Rwanda and Tanzania stock markets ranked among top six in sub-Saharan Africa — Transcontinental Times


AFRICA: The Rwandan and Tanzanian stock exchanges were ranked among the top six having had a positive impact on their shareholders in sub-Saharan Africa.

Analysts from African Financials Group said in their report that the Rwanda Stock Exchange (RSE) and the Dar es Salaam Stock Exchange (DSE) posted returns of 7.2% and 9.1% respectively over the past 12 months until June of this year.

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The report titled Sub-Saharian Africa Top 30 Companies (excluding South Africa) lists other African countries that performed well during the period, including Nigeria which recorded a return of 20.9%, Zambia of 12 .1%, Seychelles 5% and Botswana. 2.8 percent.

Further, the report dated July 2022 reveals that investors at Nairobi Securities Exchange (NSE) and Uganda Securities Exchange (USE) lost 28.2% and 20% of the value of their investments. This was recorded between June 2021 and June 2022.

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In June, the Kenyan stock market plunged 4.3%, while the Tanzanian and Ugandan markets fell 0.7% and 3% respectively. Similarly, the Rwandan stock market improved by 1% during the month.

Tanzanian President Samia Suluhu has prioritized some policy changes aimed at attracting investment to the country. However, it is contributing significantly to the increase in trading activity on DSE, which grew 9.8% in the five months to May this year.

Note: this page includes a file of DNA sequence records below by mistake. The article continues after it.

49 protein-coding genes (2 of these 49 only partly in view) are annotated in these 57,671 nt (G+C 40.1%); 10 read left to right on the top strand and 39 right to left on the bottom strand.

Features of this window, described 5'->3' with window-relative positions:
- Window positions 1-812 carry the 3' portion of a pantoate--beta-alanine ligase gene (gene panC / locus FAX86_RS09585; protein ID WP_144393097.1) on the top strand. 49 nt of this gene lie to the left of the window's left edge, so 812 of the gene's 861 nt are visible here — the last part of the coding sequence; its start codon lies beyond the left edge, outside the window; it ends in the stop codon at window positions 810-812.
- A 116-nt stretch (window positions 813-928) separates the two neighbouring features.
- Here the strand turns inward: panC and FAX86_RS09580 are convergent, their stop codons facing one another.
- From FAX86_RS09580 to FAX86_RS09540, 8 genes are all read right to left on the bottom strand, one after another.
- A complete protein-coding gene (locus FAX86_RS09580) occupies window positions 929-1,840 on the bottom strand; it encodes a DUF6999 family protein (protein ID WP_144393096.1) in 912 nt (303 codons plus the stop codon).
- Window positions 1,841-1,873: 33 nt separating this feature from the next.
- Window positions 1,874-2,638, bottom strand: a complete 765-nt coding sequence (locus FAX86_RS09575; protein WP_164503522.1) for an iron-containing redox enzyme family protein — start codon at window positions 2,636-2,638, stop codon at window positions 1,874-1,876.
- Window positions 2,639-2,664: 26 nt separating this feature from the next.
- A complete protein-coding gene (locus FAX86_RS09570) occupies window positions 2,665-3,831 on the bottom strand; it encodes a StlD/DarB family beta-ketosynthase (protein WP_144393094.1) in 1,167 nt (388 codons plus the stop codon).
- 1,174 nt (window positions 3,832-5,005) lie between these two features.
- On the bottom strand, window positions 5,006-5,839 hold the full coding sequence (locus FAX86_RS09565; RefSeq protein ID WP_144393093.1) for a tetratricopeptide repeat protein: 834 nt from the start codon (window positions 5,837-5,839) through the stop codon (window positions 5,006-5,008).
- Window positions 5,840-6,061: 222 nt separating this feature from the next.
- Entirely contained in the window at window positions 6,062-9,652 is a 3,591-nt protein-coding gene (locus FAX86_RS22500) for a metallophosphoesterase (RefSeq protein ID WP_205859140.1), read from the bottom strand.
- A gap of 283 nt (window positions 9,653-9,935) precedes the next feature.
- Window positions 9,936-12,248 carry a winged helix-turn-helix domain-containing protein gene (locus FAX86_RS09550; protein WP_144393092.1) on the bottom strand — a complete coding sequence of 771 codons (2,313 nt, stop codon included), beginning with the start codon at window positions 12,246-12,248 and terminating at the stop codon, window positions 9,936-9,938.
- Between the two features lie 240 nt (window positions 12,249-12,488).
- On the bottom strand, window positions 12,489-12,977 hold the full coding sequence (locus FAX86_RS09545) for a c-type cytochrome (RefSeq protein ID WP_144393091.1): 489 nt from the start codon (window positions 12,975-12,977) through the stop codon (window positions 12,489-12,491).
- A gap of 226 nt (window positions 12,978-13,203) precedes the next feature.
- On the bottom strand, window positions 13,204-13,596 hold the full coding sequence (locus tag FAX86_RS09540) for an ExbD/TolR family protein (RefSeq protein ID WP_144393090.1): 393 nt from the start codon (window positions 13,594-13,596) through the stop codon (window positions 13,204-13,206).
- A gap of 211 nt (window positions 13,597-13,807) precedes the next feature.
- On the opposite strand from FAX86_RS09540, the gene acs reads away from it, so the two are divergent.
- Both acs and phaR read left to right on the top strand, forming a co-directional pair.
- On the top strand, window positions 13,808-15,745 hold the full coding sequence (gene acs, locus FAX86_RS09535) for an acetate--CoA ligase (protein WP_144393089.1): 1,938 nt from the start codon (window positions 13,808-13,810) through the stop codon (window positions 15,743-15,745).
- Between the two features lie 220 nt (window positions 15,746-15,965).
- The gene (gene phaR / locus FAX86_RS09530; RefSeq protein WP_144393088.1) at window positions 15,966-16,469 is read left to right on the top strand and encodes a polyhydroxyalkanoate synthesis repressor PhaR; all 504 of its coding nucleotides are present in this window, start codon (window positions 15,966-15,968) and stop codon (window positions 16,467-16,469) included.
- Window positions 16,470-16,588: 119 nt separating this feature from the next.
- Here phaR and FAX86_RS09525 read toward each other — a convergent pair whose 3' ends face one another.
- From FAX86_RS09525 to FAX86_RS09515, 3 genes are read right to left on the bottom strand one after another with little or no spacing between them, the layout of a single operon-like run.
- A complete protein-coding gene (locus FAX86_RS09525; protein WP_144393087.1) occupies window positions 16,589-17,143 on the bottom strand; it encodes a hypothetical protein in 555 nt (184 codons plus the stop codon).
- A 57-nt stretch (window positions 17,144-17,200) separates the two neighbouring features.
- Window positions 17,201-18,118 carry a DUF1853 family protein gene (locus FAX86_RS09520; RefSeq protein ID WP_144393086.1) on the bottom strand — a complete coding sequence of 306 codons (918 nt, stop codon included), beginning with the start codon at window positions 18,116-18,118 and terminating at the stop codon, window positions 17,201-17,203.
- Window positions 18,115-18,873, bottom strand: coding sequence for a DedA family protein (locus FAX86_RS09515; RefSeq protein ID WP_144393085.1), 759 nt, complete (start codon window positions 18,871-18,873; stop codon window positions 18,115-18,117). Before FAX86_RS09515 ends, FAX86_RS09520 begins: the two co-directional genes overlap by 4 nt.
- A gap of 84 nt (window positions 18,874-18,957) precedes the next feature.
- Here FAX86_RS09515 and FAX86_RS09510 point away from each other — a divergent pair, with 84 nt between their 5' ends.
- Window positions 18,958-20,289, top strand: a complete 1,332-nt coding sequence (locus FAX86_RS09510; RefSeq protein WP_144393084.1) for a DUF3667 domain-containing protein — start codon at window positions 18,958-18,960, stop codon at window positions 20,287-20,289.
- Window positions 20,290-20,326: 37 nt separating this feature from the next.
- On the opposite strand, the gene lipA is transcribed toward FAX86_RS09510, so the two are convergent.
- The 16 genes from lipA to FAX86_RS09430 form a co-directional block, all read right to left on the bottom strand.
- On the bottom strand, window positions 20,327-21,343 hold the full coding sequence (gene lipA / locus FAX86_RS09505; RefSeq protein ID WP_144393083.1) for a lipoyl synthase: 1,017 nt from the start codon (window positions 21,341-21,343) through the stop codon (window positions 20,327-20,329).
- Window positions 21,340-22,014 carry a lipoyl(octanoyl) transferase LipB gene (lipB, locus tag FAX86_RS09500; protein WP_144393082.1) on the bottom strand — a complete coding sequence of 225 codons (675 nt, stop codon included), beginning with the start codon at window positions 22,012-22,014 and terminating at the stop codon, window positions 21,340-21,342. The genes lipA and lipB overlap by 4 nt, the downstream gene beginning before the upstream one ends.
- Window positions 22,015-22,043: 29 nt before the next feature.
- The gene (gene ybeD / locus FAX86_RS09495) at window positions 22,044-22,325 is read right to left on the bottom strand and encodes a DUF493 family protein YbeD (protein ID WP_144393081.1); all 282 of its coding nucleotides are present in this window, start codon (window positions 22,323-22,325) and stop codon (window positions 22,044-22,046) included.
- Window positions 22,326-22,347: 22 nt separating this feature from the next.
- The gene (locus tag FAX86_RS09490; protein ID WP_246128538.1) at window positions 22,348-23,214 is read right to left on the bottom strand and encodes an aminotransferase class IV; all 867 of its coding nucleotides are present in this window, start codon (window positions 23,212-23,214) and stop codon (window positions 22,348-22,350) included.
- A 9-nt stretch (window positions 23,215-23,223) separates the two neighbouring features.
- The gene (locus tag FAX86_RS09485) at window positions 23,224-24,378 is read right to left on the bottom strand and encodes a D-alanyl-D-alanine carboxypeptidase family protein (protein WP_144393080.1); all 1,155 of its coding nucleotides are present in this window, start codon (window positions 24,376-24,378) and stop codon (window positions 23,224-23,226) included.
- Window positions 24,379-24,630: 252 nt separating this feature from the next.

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For example, in early June, the Bank of Tanzania (BoT) relaxed rules allowing, for the first time, investors from the East African Community (EAC) and the African Development Community (SADC) to deal in treasury bills and bonds issued in Tanzania. .

Between January and May, the Nairobi Securities Exchange (NSE) and Uganda Securities Exchange (USE) fell 25% and 17.6% respectively. However, in May, DSE and RSE rose 2.2% and 2.6% against NSE and USE which fell 14.5% and 6.9% respectively.

According to the report, the Nairobi Stock Exchange is the third worst performing major stock market in Africa since January. This is due to capital flight from foreign investors and the ease of repatriation from equity sales compared to other capital on the continent.

As a result, NSE ranked eighth among the continent’s top 10 stock markets with a negative 30% return in dollars year-to-date.

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  • Mohammed Yakubu is an investigative journalist who reports on public health, human rights, climate change, education, gender issues and more.

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